This coming Wednesday at Bellas Artes

JosephMitchell_TW Although he grew up in a town in North Carolina of 2,699 people, for many years Joseph Mitchell was one of the most important voices in New York journalism. Because of his inability to pass his math courses, he never finished college, and instead of joining the family business -- tobacco growing -- he went to the Big Apple, arriving at the age of 21 the day after the stock market crash of 1929. He worked as a newspaper reporter for a decade, and in 1938 joined the staff of the New Yorker, where he remained until the day he died (although for the last 30 or so years of his life -- he passed away in 1996 -- he didn't publish a word).

As part of a cycle of talks called Autores Secretos (Secret Authors) at el Palacio de Bellas Artes, I will be speaking about Joseph Mitchell on Wednesday, February 25 at 7 pm. While he is a cult figure in the U.S., known among readers who are interested in New York and in journalism, he is unknown in Mexico, even though one of his books, Joe Gould's Secret, was published by Anagrama under the title El secreto de Joe Gould. Sadly, whenever I do journalism workshops here, no one has ever heard of him.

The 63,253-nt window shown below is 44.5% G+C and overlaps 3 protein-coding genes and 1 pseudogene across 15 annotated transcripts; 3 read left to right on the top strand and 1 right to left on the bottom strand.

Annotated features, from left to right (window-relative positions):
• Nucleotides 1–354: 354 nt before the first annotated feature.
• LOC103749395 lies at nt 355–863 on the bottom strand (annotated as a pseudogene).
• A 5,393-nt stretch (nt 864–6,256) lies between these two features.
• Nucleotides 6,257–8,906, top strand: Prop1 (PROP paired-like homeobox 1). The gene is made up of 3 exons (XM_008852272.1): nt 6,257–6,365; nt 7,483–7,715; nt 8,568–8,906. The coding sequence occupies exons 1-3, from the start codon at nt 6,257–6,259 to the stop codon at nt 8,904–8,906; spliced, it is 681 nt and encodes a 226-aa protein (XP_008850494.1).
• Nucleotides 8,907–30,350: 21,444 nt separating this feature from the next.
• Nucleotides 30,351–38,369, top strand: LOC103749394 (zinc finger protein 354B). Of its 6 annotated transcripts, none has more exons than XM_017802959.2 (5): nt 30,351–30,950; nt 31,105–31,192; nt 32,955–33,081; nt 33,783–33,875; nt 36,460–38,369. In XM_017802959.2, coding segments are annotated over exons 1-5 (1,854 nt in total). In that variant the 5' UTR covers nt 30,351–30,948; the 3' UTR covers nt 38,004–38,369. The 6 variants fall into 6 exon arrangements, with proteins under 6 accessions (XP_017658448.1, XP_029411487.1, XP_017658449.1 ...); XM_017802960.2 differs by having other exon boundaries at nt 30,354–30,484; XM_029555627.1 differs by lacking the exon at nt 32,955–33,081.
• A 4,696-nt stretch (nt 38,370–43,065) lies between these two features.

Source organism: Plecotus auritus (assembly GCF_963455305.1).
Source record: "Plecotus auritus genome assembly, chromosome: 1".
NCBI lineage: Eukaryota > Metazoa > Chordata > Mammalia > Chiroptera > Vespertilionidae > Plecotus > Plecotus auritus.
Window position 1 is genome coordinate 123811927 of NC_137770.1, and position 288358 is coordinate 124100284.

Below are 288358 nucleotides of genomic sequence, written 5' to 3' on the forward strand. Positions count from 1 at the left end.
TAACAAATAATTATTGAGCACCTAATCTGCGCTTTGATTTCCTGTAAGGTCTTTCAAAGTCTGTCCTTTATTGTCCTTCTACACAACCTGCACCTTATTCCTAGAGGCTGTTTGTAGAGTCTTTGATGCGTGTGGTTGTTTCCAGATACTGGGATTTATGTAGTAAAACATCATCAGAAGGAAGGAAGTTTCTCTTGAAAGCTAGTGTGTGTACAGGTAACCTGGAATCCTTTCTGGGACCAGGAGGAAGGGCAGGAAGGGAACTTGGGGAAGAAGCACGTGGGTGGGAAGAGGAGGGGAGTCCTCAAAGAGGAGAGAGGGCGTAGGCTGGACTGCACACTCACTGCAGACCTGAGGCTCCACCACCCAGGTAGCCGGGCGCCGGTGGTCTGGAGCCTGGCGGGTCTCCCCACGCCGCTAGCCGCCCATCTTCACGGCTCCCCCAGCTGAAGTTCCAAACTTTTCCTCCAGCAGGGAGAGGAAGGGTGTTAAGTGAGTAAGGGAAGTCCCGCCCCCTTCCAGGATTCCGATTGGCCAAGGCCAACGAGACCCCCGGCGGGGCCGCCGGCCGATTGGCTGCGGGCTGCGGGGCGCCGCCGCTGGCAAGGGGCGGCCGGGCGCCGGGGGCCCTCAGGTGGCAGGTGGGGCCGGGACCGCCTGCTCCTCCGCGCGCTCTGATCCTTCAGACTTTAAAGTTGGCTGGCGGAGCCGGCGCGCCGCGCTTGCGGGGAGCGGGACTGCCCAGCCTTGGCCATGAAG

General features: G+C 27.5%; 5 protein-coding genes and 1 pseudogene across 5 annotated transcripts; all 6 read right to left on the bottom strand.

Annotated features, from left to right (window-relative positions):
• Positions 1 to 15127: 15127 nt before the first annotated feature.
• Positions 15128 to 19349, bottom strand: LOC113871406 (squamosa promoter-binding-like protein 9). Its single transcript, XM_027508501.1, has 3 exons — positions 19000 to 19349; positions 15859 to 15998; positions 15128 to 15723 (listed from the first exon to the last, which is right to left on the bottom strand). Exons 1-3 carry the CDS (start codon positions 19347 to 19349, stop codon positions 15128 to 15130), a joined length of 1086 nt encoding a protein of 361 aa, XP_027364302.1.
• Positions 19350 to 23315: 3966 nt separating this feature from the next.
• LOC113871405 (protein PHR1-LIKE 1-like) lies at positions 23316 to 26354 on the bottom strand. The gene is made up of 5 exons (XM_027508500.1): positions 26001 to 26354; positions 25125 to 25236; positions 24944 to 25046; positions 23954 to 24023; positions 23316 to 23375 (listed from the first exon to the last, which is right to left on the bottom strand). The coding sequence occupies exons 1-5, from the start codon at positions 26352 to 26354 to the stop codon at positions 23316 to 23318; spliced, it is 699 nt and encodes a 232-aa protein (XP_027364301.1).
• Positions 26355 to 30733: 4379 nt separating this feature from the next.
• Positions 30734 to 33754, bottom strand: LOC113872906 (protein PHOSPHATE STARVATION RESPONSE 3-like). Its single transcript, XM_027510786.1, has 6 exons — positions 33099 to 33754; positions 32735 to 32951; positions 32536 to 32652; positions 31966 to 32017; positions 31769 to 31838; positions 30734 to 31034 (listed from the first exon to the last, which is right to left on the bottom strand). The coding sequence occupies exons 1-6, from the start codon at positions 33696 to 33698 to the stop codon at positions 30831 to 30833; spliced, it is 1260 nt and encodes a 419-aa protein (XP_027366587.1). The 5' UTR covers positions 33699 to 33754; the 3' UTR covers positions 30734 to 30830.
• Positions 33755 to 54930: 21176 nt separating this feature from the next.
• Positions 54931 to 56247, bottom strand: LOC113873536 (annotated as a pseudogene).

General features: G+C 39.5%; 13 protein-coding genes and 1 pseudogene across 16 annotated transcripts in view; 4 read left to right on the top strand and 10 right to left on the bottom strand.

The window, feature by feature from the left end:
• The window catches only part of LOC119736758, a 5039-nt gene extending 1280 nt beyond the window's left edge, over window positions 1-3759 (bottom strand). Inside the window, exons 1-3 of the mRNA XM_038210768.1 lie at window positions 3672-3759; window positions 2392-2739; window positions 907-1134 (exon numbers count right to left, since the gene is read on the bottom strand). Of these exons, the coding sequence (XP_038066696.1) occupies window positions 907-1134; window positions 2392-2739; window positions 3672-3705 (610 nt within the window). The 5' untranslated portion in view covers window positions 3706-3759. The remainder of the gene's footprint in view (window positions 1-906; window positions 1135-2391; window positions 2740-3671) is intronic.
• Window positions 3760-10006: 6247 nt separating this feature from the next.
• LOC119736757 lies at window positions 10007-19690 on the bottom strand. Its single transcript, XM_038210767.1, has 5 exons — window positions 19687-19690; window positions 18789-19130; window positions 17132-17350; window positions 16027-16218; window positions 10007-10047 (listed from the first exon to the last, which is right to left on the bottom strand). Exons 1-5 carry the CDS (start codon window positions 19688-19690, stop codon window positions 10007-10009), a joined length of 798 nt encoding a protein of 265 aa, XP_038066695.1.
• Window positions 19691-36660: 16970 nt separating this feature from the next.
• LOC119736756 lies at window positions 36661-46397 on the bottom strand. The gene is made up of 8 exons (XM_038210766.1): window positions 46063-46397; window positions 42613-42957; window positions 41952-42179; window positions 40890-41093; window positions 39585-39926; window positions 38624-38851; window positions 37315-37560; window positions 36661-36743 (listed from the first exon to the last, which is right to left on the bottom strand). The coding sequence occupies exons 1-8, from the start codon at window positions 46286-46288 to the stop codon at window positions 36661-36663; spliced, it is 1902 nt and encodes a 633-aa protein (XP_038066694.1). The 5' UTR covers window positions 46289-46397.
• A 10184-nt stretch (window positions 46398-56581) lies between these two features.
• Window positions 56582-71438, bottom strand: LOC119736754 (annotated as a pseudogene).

Mitchell was famous for writing about the underbelly of New York -- winos, beggars, a bearded lady, a ticket-taker in a Bowery movie house, a man who rented out racing cockroaches to society parties. Indeed, Joe Gould, the subject of his book, was a homeless man who went from bar to bar in Greenwich Village, claiming to be working on a book called The Oral History of Our Time that would weigh in at over a million words.

Joseph Mitchell once claimed that the most interesting people to interview were "anthropologists, farmers, prostitutes, psychiatrists and the occasional bartender," and that the least interesting were "society women, industrial leaders, distinguished authors, ministers, explorers, movie actors and any actress under the age of 35."

He is probably the author who has been my greatest influence. I will talk about his marvelous work -- and the possible reasons for his silence -- in Spanish.